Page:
Academic Program

The Environmental Studies Program at Williams College offers a major in Environmental Studies, as well as a concentration in Environmental Studies and a concentration in Coastal and Ocean Studies designed to complement a major in a different discipline or subject area.

Critical environmental issues of our time call upon citizens, organizations, and other agencies to grasp complex science concepts, address conflicting human values, and make difficult economic, political, and ethical choices. The curricular options in Environmental Studies—our major and our concentration—are designed to prepare students to deal effectively with these issues by integrating perspectives and methodologies from the natural sciences, the social sciences, and the arts and humanities.

We encourage and assist ENVI students to examine environmental issues in the vicinity of Berkshire County, other regions of the US, and the world. Many of our courses also include an experiential component so that students can learn the complexities of environmental issues first-hand.  The Center for Environmental Studies (CES) manages the 2600-acre Hopkins Memorial Forest and the Environmental Analysis Laboratory in the Morley Science Laboratory, both of which afford great opportunities for hands-on environmental lab experience and fieldwork. CES also sponsors a wide range of environmentally-themed activities, events, and programs, including the Friday noon Log Lunch speaker series, the Class of 1960 Scholars Program, and an extensive program of generous support for summer internships relating to environmental issues.

Pictured: A comparison sheet for the Environmental Studies Program shows the difference between requirements for the major, concentration, and Maritime Studies concentration. CLICK TO DOWNLOAD.

Incoming students with an interest in Environmental Studies should consider taking ENVI 101: Nature and Society during their first year at Williams. This gateway course is required for the major and the concentration and provides an intellectual framework for critical, interdisciplinary environmental inquiry in the social sciences and humanities while surveying the most pressing environmental problems of our time. In the spring, many first-year students also take ENVI 102: Introduction to Environmental Science, which provides an overview of the discipline in the context of the interconnected global earth system: the geosphere, atmosphere, hydrosphere, and biosphere. In this class, students are introduced to scientific methods from physics, chemistry, geology, and biology that are used to examine real-world case studies at global and local scales.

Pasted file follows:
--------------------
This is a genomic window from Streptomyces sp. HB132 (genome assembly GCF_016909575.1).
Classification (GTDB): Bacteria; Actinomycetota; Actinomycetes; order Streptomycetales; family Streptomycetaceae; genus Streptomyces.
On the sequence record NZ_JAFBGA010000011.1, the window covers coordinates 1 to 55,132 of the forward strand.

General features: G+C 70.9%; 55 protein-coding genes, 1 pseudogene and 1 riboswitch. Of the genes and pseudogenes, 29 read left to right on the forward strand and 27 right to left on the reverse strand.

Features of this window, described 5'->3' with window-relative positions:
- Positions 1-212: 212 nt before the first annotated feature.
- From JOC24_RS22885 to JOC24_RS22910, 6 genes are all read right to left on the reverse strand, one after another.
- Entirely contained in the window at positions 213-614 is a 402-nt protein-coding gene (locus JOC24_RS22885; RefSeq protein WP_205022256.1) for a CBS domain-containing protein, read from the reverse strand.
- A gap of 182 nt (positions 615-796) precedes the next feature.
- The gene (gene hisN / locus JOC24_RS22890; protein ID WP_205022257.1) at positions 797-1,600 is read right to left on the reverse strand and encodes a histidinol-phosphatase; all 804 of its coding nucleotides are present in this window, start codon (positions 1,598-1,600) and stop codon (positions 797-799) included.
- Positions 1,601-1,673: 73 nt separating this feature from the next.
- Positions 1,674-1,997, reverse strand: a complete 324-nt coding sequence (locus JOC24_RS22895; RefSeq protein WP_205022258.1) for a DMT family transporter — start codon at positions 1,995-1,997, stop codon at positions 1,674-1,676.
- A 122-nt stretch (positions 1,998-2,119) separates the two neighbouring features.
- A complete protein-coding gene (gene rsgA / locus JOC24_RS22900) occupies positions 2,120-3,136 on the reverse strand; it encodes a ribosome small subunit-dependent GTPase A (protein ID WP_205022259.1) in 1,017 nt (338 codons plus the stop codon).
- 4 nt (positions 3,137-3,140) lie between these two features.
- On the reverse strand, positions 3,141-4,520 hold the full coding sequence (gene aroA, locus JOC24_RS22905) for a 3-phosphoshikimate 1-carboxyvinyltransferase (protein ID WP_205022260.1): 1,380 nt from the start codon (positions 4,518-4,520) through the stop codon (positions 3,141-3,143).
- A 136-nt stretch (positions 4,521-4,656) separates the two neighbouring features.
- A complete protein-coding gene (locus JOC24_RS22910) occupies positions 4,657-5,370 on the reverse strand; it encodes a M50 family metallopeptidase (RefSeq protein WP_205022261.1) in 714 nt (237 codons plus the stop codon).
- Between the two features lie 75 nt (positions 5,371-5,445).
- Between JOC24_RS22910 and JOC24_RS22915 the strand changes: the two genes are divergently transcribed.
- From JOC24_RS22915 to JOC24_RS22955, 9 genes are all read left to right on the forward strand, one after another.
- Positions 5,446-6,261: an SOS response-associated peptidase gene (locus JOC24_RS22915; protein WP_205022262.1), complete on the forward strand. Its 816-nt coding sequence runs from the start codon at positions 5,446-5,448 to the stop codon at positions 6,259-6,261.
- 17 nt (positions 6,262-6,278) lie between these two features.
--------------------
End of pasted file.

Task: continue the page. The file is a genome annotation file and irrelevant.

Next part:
While ENVI 101 is a recommended starting point for both the major and the concentration, many students come to Environmental Studies through an interest in applying a specific discipline to environmental problems. Students with strong interests in more traditional disciplines such as biology, chemistry, geosciences, or economics are advised to begin the introductory course sequence for those subjects in their first semester as well. These students have two main options: a major in a traditional discipline with a concentration in Environmental Studies–a popular choice for students who wish to attend graduate school in the so-called “hard sciences”–or a double major.

The Environmental Studies Program also serves as the on-campus base for the Williams-Mystic Program, an extraordinary maritime studies program housed at Williams Mystic Campus on the Atlantic coast in Connecticut.  Students who wish to pursue a concentration in Coastal and Ocean Studies combine a one-semester course of study at the Williams-Mystic campus with core courses and elective courses as described in the college catalog.  Students may spend a semester at the Mystic campus in either the sophomore, junior, or senior year; choosing which semester to spend at Mystic should be done in consultation with a member of the Environmental Studies faculty.

Students interested in the Environmental Studies major or concentration or in the Coastal and Ocean Studies concentration are encouraged to consult with members of the Environmental Studies Program and to contact the Environmental Studies Director ([email protected]) or Associate Director ([email protected]).